To preclude the possibility of windings 44 and 45 being simultaneously actuated by currents of opposite direction by simultaneous conduction through SCR 74 and SCR 70, a predetermined time delay in conduction through SCR 74 is preferably provided following occurrence of a fault current in conductor 12. This is accomplished by resistor 75 and capacitor 76, which together form an RC time constant network in the gate circuit of SCR 74. Upon closure of the contacts of reed switch 24 it is necessary that capacitor 76 charge through resistor 75 to the threshold voltage of bilateral diode 77 before sufficient gate electrode current is supplied to SCR 74 to initiate conduction through that device. Resistor 78 serves in a conventional manner as a current drain for the gate electrode. A further detailed discussion of the operation of the circuit of FIG. 7 may be found in the previously identified copending U.S. patent application Ser. No. 290,012.
Thus, in operation windings 44 and 45 are supplied with unidirectional current in one direction from a first current storage device, capacitor 65, and in the opposite direction from a second storage device, capacitor 68. Capacitor 65 is connected to one terminal of the magnetic windings, and capacitor 68 is connected to the other terminal. A first switch device, SCR 70, periodically completes the discharge circuit for capacitor 65 to the windings during reset conditions. A second switch device, SCR 74, completes the discharge circuit for capacitor 68 to the windings upon occurrence of a fault current.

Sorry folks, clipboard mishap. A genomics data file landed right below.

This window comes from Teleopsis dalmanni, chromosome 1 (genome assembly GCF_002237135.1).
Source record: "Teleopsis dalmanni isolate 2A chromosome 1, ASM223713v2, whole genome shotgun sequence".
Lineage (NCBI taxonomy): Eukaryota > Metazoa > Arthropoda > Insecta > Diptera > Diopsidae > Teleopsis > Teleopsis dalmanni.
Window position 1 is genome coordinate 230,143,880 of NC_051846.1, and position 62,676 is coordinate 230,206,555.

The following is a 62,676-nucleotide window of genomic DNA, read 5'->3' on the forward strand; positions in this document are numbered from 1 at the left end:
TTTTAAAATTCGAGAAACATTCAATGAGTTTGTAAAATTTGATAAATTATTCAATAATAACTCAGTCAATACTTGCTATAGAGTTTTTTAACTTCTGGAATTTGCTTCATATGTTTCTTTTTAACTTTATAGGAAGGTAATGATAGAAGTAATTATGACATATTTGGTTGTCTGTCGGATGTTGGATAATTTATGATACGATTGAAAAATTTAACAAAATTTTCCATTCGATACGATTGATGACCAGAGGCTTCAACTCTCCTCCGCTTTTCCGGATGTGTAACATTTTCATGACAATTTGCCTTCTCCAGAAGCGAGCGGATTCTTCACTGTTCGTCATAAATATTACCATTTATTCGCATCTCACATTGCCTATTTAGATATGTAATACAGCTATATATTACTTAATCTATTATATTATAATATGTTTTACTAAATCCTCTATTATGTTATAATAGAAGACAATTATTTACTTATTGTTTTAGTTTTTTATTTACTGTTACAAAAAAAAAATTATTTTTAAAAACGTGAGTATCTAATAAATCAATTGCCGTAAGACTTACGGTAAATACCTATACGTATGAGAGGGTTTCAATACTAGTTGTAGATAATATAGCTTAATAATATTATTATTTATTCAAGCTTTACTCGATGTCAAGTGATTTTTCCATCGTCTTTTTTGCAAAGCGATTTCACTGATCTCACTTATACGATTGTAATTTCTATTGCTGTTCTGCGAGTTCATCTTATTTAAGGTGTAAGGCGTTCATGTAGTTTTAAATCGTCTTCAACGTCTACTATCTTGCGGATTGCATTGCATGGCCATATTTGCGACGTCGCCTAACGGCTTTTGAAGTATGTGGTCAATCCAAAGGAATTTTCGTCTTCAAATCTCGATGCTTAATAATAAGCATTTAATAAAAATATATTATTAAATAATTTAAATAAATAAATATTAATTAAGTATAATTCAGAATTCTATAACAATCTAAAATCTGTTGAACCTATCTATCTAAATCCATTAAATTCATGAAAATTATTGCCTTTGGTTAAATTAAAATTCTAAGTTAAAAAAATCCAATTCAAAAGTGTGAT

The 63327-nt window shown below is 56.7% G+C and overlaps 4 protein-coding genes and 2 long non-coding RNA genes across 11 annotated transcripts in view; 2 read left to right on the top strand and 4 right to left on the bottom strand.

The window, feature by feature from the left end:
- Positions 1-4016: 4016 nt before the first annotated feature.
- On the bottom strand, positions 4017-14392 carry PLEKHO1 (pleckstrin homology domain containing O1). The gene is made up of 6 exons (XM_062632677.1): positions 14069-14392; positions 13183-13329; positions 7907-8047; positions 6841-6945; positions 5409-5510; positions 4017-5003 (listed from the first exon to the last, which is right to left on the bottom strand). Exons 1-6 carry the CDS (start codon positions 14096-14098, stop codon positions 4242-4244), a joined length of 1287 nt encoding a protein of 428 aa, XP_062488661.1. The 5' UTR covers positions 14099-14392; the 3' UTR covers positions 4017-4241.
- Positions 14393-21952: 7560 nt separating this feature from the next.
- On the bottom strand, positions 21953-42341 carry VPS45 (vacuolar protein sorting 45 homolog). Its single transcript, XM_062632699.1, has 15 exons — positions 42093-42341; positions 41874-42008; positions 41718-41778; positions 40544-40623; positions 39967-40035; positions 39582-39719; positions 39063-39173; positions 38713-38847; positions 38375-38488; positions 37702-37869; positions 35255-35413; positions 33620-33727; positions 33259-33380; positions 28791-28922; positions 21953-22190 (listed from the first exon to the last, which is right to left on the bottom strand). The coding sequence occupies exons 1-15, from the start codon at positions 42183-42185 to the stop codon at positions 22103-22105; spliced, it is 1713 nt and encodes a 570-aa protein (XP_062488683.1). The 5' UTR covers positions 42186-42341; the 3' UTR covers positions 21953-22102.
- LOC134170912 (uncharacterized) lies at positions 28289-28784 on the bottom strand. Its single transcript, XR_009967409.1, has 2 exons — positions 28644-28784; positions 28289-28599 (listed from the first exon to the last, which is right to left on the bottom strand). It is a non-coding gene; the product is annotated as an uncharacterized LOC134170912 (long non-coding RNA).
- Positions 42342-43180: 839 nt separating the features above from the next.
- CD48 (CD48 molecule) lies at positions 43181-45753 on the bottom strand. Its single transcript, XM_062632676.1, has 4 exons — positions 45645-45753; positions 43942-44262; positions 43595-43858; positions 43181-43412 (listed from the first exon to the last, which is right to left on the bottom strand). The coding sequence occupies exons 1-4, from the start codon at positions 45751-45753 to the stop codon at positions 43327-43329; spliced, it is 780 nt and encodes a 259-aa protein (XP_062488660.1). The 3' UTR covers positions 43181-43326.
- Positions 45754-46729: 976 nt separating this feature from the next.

The two current storage capacitors 65 and 68 are simultaneously charged by a charging circuit which includes the line-powered bridge rectifier source 60. Capacitor 65 is charged directly and capacitor 68 is charged through the series-connected windings 44 and 45, isolation diode 66 and resistor 67. Diode 66 provides isolation for the trip circuit upon operation of the reset circuit.
While the novel indicator system of the invention has been shown in conjunction with series-connected bidirectional magnetic windings and the bidirectional actuator circuit of FIG. 7, which combination is most advantageous because of its efficiency and compactness, it will be appreciated that the invention may be utilized instead with separate reset and trip windings on each of pole segments 33 and 35. In this case, a total of four windings would be required, and actuating circuitry such as that shown and described in the previously identified U.S. Patent would be utilized.